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Discount Window Lending and Deposit Insurance

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  • Stephen D. Williamson

    (Economics)

Abstract

A banking model is constructed where roles for government- provided deposit insurance and discount window lending arise when there are restrictions on branch banking. Banks arise endogenously as an efficient arrangement for sharing risk. Discount window lending permits better risk sharing by making bank assets more liquid, but is limited because of a moral hazard problem which arises from adverse selection in the loan market. Deposit insurance also creates the potential for better risk sharing, but accomplishes this through contingent transfers rather than enhancing liquidity. Banks tend to take on more risk with deposit insurance and to take less care in screening loans, but this is consistent with an increase in welfare for depositors and borrowers.

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Bibliographic Info

Paper provided by EconWPA in its series Macroeconomics with number 9504001.

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Date of creation: 12 Apr 1995
Date of revision: 18 Apr 1995
Handle: RePEc:wpa:wuwpma:9504001

Note: Zipped using PKZIP v2.04, encoded using UUENCODE v5.15. Zipped file includes 4 files-- dep1.j95, gnuindex.sty, psfig.sty tcilatex.tex (files are in TEX format)
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  1. John H. Boyd & Arthur J. Rolnick, 1988. "A case for reforming federal deposit insurance," Annual Report, Federal Reserve Bank of Minneapolis.
  2. Boyd, J.H. & Gertler, M., 1993. "U.S. Commercial Banking: Trends, Cycles, and Policy," Working Papers 93-19, C.V. Starr Center for Applied Economics, New York University.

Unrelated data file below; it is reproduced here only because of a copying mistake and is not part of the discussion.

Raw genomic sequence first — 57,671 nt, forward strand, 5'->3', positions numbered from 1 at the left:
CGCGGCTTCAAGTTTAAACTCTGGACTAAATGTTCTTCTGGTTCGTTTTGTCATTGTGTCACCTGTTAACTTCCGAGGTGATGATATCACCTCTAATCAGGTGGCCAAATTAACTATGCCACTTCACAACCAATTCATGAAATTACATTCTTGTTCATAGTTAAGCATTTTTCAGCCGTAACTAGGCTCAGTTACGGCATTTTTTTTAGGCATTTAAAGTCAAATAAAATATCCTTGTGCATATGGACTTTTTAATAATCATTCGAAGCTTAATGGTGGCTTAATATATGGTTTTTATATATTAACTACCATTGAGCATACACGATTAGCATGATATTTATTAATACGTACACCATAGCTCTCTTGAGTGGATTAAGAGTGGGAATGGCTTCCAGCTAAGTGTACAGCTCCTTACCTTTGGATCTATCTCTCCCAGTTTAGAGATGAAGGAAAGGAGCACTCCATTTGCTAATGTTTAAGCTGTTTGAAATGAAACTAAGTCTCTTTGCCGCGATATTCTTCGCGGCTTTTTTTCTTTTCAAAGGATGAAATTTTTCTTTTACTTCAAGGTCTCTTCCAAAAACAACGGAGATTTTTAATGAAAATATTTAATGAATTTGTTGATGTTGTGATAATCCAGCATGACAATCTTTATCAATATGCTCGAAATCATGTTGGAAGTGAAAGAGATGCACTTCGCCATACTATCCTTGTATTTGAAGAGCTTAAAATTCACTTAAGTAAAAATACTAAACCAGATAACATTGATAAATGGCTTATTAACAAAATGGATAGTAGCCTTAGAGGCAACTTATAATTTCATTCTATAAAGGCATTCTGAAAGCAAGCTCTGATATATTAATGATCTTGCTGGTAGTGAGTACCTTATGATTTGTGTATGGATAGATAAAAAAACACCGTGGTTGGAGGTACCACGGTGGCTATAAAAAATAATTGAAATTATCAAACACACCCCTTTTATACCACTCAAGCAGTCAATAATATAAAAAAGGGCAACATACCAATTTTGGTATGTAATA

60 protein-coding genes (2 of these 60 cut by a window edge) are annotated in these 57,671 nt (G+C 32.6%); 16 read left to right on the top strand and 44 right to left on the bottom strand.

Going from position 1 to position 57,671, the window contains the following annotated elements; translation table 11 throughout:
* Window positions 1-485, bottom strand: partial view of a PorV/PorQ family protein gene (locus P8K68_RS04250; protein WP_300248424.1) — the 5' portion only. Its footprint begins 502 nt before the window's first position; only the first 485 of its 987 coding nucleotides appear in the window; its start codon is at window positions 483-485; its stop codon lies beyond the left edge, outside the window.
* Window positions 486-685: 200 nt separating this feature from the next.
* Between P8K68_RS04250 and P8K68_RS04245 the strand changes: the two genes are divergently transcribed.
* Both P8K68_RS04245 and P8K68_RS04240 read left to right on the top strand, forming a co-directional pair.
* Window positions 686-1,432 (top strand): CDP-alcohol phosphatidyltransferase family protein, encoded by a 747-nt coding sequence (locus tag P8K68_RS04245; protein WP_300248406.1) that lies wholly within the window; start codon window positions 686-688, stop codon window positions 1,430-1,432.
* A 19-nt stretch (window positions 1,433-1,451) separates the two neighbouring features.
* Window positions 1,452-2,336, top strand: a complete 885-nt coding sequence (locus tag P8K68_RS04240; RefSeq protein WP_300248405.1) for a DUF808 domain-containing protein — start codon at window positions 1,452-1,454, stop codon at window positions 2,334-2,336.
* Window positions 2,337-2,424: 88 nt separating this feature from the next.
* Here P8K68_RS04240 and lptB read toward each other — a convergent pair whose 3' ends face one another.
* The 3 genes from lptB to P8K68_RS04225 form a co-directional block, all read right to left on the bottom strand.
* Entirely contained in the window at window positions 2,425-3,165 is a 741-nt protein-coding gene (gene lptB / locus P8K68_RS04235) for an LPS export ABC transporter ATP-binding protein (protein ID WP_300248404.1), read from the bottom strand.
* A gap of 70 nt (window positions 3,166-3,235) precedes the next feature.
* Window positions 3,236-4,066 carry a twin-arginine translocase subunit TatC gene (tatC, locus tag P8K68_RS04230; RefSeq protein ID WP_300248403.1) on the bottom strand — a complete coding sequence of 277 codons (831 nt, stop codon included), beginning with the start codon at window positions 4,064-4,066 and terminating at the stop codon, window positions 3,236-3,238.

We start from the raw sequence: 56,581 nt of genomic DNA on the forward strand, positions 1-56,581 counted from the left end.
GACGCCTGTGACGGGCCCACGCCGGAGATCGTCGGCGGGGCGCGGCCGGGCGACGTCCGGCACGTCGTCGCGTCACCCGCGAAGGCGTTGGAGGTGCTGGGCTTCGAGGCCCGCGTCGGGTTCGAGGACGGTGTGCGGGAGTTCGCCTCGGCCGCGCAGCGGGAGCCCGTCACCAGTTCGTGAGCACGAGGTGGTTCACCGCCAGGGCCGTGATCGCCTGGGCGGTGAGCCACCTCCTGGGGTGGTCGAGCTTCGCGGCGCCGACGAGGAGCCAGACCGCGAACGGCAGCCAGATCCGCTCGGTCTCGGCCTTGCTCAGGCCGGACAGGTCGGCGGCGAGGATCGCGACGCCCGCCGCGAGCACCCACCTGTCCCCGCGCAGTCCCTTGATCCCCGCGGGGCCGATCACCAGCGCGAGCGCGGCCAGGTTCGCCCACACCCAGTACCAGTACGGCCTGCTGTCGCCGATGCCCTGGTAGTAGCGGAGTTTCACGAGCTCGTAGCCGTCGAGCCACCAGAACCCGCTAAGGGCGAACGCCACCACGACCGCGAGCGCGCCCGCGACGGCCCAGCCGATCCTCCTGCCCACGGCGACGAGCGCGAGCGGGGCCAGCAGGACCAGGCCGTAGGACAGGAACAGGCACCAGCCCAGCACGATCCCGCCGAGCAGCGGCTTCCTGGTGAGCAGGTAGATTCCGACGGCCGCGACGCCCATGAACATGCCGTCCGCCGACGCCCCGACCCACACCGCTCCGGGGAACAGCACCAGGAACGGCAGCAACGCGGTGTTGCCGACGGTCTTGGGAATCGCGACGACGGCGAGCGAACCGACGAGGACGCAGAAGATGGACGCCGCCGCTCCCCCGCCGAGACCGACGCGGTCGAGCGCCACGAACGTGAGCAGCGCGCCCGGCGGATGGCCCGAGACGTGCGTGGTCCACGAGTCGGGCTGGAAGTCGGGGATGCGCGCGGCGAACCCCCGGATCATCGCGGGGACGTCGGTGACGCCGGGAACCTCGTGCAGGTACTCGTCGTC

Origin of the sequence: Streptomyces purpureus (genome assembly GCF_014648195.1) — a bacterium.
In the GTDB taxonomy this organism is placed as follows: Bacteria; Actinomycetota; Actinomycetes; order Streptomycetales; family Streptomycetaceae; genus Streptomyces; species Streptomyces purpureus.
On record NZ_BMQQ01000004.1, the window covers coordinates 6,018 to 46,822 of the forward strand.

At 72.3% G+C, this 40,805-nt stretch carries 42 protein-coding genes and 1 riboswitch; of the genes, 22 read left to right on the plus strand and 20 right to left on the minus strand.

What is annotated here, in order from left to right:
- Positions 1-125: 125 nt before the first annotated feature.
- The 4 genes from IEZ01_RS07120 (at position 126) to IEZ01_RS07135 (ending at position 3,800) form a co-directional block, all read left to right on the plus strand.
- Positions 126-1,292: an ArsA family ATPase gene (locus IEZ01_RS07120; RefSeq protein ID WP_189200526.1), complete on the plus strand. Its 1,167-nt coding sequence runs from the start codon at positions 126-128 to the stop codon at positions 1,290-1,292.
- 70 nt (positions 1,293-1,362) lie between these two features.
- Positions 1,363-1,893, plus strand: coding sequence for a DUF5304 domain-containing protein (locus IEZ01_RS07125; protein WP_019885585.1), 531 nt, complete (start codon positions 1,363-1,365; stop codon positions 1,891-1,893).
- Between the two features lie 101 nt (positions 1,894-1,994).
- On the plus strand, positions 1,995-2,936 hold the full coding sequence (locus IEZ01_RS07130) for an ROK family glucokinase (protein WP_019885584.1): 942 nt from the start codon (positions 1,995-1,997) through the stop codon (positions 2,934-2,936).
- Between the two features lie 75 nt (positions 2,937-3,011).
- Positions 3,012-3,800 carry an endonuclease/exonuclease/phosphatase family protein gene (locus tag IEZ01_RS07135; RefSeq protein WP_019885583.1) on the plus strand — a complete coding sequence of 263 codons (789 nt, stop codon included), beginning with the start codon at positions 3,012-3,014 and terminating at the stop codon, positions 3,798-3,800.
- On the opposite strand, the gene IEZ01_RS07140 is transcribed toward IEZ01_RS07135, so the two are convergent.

3. Cheng Wang & Stephen D. Williamson, 1998. "Debt Contracts with Financial Intermediation with Costly Screening," Canadian Journal of Economics, Canadian Economics Association, vol. 31(3), pages 573-595, August.
  4. Rothschild, Michael & Stiglitz, Joseph E, 1976. "Equilibrium in Competitive Insurance Markets: An Essay on the Economics of Imperfect Information," The Quarterly Journal of Economics, MIT Press, vol. 90(4), pages 630-49, November.
  5. Mitsui, Toshihide & Watanabe, Shinichi, 1989. "Monetary growth in a turnpike environment," Journal of Monetary Economics, Elsevier, vol. 24(1), pages 123-137, July.
  6. Neil Wallace, 1988. "Another attempt to explain an illiquid banking system: the Diamond and Dybvig model with sequential service taken seriously," Quarterly Review, Federal Reserve Bank of Minneapolis, issue Fall, pages 3-16.
  7. Hornstein, Andreas & Krusell, Per, 1993. "Money and Insurance in a Turnpike Environment," Economic Theory, Springer, vol. 3(1), pages 19-34, January.
  8. Champ, B. & Smith, B.D., 1991. "Currency Elasticity and Banking Panics: theory and Evidence," University of Western Ontario, The Centre for the Study of International Economic Relations Working Papers 9109, University of Western Ontario, The Centre for the Study of International Economic Relations.
  9. Cheng Wang & Stephen D. Williamson, 1993. "Adverse Selection in Credit Markets with Costly Screening," Finance 9310001, EconWPA, revised 02 Nov 1993.
  10. Stephen D. Williamson, 1989. "Restrictions on financial intermediaries and implications for aggregate fluctuations: Canada and the United States, 1870-1913," Staff Report 119, Federal Reserve Bank of Minneapolis.
  11. English, William B., 1993. "The decline of private deposit insurance in the United States," Carnegie-Rochester Conference Series on Public Policy, Elsevier, vol. 38(1), pages 57-128, June.
  12. Townsend, Robert M, 1987. "Economic Organization with Limited Communication," American Economic Review, American Economic Association, vol. 77(5), pages 954-71, December.
  13. Kareken, John H & Wallace, Neil, 1978. "Deposit Insurance and Bank Regulation: A Partial-Equilibrium Exposition," The Journal of Business, University of Chicago Press, vol. 51(3), pages 413-38, July.
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